"I Am Adam Lanza's Mother"

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Since FOTM published this post about 7 hours ago, some on the blogosphere are questioning the truthfulness of Liza Long’s story about her allegedly disturbed son “Michael.” At a minimum, FOTM has problems with Long violating her son’s privacy by publicizing his putative mental illness and his photo, which we have deleted from this post. (H/t Trail Dust)


Today alert Reader Beloved Trail Dust alerted us to a possible hiccup in story. This is what I have figured out, sorta. A woman by the name of Sarah Kendizior on her blog came out and sorta ripped Lisa Long, the author of the original article. Also at that link you will see Kendizior points to few posts on Long’s blog which, while they wouldn’t garner her many votes for Mother of the Year, they are not that bad. You read and judge for yourself.
Long is also going thru a bitter divorce and child custody case. In some ways she seems a bit crazed. She’s also a single mother raising 4 children alone. I have one. Four would put me over the edge. Problem is I have read all her posts and she comes across as a very loving mother in most.
Maybe I missed it, but I didn’t see any mention of her son’s mental illness on Long’s blog. So the upshot is I do not know for sure what is going on. But in some ways to me it does not matter because many parents are struggling with children with behavioral/psychological problems. Maybe it will help the discussion and get the parents and kids the help they so desperately need.
One last kinda weird thing: Lisa and Sara issued a joint statement, posted on December 17, 2012, by

“We would like to release a public statement on the need for a respectful national conversation on mental health. Whatever disagreements we have had, we both believe that the stigma attached to mental illness needs to end. We need to provide affordable, quality mental health care for families. We need to provide support for families who have a relative who is struggling.
We both agree that privacy for family members, especially children, is important. Neither of us anticipated the viral response to our posts. We love our children and hope you will respect their privacy.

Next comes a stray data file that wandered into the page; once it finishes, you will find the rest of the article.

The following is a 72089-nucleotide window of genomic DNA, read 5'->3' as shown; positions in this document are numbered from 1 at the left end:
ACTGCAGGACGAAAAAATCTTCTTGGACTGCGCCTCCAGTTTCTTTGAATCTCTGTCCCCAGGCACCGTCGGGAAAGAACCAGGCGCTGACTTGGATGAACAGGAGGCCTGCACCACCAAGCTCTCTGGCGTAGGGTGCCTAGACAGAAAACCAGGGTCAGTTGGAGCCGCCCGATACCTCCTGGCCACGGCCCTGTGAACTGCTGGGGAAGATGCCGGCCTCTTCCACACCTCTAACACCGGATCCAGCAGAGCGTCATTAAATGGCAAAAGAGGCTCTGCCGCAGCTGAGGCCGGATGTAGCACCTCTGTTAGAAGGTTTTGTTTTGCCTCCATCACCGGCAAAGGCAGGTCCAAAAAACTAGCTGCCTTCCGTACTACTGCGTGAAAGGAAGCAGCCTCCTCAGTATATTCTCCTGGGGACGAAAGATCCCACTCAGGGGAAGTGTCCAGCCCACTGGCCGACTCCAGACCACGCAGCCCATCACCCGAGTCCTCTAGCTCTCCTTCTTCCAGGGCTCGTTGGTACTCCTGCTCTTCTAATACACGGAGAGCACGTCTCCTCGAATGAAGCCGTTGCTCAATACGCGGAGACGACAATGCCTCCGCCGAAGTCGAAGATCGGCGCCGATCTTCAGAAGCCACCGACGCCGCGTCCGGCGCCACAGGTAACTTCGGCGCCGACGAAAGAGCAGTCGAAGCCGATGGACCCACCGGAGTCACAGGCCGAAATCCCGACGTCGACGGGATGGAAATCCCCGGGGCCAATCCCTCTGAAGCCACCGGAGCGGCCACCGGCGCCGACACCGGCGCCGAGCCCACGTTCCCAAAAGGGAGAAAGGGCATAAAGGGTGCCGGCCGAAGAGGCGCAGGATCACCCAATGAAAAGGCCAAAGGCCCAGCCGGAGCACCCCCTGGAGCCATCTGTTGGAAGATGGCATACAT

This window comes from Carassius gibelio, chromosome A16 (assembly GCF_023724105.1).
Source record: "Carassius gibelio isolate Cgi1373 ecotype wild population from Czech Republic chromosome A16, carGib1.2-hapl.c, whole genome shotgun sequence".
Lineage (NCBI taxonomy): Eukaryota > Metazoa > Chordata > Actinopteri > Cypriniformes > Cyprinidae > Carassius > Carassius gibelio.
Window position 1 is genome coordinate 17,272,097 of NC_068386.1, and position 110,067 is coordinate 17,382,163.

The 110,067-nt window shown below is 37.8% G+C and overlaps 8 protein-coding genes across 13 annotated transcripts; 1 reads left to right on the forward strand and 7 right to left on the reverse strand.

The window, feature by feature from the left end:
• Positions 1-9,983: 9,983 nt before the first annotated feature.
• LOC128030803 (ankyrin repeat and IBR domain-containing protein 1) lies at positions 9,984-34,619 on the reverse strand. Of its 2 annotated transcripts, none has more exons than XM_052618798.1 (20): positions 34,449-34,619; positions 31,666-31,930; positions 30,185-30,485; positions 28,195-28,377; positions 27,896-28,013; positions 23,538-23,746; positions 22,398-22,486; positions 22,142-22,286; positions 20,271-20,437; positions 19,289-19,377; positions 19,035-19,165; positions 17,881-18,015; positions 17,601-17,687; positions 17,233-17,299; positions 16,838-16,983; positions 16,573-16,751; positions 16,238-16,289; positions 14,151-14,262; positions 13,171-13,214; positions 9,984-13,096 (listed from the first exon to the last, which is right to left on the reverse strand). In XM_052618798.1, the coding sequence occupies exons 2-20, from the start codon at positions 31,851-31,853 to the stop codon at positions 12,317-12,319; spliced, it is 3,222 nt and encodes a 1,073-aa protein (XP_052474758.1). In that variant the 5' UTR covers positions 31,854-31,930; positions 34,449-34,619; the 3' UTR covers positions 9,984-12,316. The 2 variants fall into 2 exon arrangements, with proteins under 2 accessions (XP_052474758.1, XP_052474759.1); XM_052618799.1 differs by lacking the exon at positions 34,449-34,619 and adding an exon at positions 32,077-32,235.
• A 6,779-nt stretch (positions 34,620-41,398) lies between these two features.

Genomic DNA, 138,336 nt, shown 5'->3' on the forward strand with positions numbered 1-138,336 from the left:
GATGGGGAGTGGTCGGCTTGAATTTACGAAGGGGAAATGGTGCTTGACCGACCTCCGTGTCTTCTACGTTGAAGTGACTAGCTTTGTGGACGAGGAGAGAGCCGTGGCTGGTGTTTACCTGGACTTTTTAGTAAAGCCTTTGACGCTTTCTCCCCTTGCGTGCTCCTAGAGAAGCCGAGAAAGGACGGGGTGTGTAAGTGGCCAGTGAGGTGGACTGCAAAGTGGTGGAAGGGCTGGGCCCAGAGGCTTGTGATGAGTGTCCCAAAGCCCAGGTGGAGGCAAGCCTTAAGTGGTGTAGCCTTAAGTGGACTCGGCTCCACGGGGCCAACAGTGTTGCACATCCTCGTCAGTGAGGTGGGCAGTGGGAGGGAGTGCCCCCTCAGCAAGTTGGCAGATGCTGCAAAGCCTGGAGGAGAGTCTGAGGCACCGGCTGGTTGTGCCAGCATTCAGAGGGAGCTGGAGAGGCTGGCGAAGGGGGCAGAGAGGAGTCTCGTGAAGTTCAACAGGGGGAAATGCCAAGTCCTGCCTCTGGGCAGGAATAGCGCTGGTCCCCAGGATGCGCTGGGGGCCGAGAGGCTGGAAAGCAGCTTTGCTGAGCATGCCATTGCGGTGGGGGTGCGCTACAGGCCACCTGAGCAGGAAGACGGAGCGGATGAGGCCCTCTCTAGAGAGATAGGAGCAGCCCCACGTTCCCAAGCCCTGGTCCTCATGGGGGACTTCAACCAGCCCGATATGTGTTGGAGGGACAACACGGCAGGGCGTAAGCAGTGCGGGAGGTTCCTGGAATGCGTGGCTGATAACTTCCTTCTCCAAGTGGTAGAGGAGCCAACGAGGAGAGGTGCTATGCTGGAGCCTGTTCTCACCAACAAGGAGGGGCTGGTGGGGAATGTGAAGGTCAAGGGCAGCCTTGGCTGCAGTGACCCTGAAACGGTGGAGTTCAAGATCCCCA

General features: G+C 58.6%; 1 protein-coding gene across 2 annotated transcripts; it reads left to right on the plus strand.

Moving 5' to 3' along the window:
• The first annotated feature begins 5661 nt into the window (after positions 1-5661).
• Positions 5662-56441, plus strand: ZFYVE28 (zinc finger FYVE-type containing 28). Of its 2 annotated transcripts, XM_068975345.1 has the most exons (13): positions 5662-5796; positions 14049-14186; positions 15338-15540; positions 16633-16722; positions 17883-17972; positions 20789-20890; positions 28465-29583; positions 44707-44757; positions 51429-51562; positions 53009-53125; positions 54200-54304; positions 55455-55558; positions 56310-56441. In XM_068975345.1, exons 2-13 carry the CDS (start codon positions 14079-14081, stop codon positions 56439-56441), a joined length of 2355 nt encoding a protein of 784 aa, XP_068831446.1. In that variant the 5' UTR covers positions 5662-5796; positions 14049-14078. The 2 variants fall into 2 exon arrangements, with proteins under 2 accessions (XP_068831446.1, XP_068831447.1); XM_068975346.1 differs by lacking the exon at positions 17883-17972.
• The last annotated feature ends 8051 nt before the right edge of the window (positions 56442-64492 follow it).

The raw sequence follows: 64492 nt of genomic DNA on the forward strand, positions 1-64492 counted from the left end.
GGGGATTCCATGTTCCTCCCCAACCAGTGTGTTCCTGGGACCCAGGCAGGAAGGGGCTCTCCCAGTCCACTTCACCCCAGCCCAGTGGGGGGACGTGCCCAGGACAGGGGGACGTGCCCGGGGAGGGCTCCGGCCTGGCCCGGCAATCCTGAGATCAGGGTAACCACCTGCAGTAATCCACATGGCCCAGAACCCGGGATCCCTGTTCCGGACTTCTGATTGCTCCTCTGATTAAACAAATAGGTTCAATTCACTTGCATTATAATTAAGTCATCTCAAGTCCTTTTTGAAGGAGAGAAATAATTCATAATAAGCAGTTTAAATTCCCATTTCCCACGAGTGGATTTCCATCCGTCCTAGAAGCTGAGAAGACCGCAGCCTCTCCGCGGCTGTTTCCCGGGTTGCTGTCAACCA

Our nation has suffered enough in the aftermath of Newtown. We are not interested in being part of a ‘mommy war’. We are interested in opening a serious conversation on what can be done for families in need. Let’s work together and make our country better.”
–Sarah Kendzior and Liza Long


It’s time to talk about mental illness
By Liza Long
Friday’s horrific national tragedy—the murder of 20 children and six adults at Sandy Hook Elementary School in New Town, Connecticut—has ignited a new discussion on violence in America. In kitchens and coffee shops across the country, we tearfully debate the many faces of violence in America: gun culture, media violence, lack of mental health services, overt and covert wars abroad, religion, politics and the way we raise our children. Liza Long, a writer based in Boise, says it’s easy to talk about guns. But it’s time to talk about mental illness.
Three days before 20 year-old Adam Lanza killed his mother, then opened fire on a classroom full of Connecticut kindergartners, my 13-year old son Michael (name changed) missed his bus because he was wearing the wrong color pants.
“I can wear these pants,” he said, his tone increasingly belligerent, the black-hole pupils of his eyes swallowing the blue irises.
“They are navy blue,” I told him. “Your school’s dress code says black or khaki pants only.”
“They told me I could wear these,” he insisted. “You’re a stupid bitch. I can wear whatever pants I want to. This is America. I have rights!”
“You can’t wear whatever pants you want to,” I said, my tone affable, reasonable. “And you definitely cannot call me a stupid bitch. You’re grounded from electronics for the rest of the day. Now get in the car, and I will take you to school.”
I live with a son who is mentally ill. I love my son. But he terrifies me.
A few weeks ago, Michael pulled a knife and threatened to kill me and then himself after I asked him to return his overdue library books. His 7 and 9 year old siblings knew the safety plan—they ran to the car and locked the doors before I even asked them to. I managed to get the knife from Michael, then methodically collected all the sharp objects in the house into a single Tupperware container that now travels with me. Through it all, he continued to scream insults at me and threaten to kill or hurt me.
That conflict ended with three burly police officers and a paramedic wrestling my son onto a gurney for an expensive ambulance ride to the local emergency room. The mental hospital didn’t have any beds that day, and Michael calmed down nicely in the ER, so they sent us home with a prescription for Zyprexa and a follow-up visit with a local pediatric psychiatrist.
We still don’t know what’s wrong with Michael. Autism spectrum, ADHD, Oppositional Defiant or Intermittent Explosive Disorder have all been tossed around at various meetings with probation officers and social workers and counselors and teachers and school administrators. He’s been on a slew of antipsychotic and mood altering pharmaceuticals, a Russian novel of behavioral plans. Nothing seems to work.